Q. We have an employee who has been subpoenaed to appear as a witness in a criminal case. She obviously has no choice but to go. Are we required to pay her while she is off, or can we have her take vacation time or an unpaid leave of absence? —C.S., Pennsylvania
A. The rules surrounding pay for jury-duty time are state law issues, not a federal issue. That said, although Pennsylvania law requires that employers provide an unpaid leave of absence to employees who are called to serve on juries, that law doesn't extend to employees who are subpoenaed to appear as witnesses. So, you're under no obligation to provide paid leave when an employee is subpoenaed and such absences may be subject to disciplinary action.
Although they're not legally required to do so, most employers allow employees to use vacation, personal and/or sick leave when subpoenaed to appear as a witness in court. When subpoenaed employees have exhausted their paid leave banks, the general rule would be to permit an unpaid leave of absence.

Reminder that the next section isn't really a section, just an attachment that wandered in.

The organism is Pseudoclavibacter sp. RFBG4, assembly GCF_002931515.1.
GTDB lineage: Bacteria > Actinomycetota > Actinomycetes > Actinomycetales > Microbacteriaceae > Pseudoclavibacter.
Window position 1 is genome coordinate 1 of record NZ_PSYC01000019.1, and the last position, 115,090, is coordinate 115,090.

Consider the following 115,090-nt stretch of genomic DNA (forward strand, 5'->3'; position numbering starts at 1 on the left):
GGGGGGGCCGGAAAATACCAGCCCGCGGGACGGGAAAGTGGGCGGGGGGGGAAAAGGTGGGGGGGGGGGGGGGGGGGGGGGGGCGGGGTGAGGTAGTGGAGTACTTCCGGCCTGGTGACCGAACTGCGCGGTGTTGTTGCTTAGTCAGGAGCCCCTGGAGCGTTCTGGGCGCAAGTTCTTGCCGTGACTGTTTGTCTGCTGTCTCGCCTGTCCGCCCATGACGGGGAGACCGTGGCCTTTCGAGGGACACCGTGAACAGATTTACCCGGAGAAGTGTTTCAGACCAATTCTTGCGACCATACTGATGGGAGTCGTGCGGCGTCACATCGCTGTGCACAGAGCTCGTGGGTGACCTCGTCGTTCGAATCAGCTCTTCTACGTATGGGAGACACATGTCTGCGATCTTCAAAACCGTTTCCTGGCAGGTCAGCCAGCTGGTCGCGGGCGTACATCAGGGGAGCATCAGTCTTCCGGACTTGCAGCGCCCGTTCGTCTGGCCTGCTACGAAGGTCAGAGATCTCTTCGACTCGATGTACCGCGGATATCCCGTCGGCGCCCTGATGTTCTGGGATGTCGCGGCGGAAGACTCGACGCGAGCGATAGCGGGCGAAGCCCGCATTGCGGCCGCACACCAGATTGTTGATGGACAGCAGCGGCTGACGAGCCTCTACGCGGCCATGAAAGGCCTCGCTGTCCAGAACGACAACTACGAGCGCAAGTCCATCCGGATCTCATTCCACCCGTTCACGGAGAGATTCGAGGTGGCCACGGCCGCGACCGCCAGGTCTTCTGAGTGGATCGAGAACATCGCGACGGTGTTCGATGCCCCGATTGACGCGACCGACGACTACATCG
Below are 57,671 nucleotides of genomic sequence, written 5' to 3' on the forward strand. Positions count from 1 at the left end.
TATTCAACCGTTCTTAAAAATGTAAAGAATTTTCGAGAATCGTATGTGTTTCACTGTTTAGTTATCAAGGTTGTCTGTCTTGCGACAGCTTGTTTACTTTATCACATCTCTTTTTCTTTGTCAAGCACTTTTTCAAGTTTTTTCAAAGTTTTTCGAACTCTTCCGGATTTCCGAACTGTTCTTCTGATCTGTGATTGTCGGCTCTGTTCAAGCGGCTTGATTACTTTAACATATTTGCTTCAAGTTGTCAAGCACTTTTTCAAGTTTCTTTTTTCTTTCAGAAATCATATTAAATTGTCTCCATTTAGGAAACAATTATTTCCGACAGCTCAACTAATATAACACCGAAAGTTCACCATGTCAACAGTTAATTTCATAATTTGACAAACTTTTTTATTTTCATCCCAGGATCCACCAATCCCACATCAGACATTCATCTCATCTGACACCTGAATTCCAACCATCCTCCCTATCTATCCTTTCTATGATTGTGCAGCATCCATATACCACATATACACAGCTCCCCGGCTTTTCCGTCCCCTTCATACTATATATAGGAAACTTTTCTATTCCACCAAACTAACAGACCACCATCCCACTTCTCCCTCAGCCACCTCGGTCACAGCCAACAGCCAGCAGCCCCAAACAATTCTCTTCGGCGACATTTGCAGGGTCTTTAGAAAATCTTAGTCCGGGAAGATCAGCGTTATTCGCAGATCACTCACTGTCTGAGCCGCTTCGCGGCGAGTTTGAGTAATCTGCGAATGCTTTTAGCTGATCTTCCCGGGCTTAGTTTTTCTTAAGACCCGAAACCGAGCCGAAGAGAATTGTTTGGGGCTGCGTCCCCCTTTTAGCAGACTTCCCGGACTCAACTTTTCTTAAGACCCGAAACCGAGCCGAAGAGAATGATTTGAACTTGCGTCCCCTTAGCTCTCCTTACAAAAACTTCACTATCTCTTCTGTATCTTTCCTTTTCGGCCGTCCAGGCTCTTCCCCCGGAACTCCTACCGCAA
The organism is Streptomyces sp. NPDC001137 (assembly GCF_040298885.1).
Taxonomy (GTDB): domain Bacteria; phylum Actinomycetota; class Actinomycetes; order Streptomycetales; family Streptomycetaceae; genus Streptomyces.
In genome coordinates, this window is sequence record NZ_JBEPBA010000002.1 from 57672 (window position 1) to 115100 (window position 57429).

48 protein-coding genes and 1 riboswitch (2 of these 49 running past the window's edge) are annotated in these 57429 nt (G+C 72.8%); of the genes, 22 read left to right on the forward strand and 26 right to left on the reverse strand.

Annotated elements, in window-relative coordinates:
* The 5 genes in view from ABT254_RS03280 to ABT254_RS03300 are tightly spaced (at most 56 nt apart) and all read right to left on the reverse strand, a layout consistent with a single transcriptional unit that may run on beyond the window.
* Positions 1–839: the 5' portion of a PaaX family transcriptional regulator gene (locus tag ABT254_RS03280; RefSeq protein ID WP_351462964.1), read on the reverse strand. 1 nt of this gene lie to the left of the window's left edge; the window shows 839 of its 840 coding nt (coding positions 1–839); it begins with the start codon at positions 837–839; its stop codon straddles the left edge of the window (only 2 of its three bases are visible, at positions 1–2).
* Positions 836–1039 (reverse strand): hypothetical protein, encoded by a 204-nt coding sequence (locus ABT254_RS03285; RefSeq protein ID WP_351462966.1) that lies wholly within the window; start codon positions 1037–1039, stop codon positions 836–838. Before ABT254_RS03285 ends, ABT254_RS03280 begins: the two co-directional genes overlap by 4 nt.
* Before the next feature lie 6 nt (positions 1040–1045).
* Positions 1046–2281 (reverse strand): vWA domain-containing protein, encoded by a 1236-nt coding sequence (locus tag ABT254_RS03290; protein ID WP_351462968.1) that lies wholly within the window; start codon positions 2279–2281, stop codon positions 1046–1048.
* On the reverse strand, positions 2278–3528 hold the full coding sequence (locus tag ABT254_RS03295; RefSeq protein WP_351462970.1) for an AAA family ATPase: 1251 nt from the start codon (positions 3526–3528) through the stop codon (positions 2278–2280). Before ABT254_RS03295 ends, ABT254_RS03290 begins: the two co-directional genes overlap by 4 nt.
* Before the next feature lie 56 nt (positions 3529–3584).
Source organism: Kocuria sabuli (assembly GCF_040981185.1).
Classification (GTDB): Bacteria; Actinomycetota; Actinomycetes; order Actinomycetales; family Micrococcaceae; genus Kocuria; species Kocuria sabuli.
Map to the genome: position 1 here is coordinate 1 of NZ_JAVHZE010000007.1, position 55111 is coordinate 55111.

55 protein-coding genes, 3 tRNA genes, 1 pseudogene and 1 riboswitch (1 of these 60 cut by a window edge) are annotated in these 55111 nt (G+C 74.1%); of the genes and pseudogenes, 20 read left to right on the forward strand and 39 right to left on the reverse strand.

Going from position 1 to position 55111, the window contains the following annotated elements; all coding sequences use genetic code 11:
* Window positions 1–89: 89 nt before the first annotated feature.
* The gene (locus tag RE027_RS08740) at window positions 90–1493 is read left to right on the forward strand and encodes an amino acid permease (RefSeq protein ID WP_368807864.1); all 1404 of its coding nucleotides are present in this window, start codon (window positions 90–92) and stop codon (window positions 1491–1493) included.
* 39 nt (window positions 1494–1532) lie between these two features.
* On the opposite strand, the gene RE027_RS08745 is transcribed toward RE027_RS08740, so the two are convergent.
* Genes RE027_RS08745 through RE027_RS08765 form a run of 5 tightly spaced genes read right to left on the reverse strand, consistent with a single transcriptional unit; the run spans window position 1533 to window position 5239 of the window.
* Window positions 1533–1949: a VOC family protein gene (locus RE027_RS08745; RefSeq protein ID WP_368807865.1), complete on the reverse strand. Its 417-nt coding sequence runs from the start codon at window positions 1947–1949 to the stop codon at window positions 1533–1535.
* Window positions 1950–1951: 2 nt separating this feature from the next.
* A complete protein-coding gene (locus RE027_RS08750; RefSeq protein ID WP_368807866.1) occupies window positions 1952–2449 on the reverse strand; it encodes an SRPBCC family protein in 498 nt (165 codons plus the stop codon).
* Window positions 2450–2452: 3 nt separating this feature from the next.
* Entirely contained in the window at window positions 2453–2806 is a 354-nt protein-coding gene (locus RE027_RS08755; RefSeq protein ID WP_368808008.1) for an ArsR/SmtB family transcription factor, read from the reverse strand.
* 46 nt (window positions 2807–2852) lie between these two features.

- California Unemployment Compensation Law
- You're justified in firing employee you reasonably believe committed 'Leave fraud'
- FMLA: Recordkeeping Requirements
- Recession ripening the office grapevine? 3 communication tips to keep employees on track
- When new employee quits, know the legal way to recoup your training costs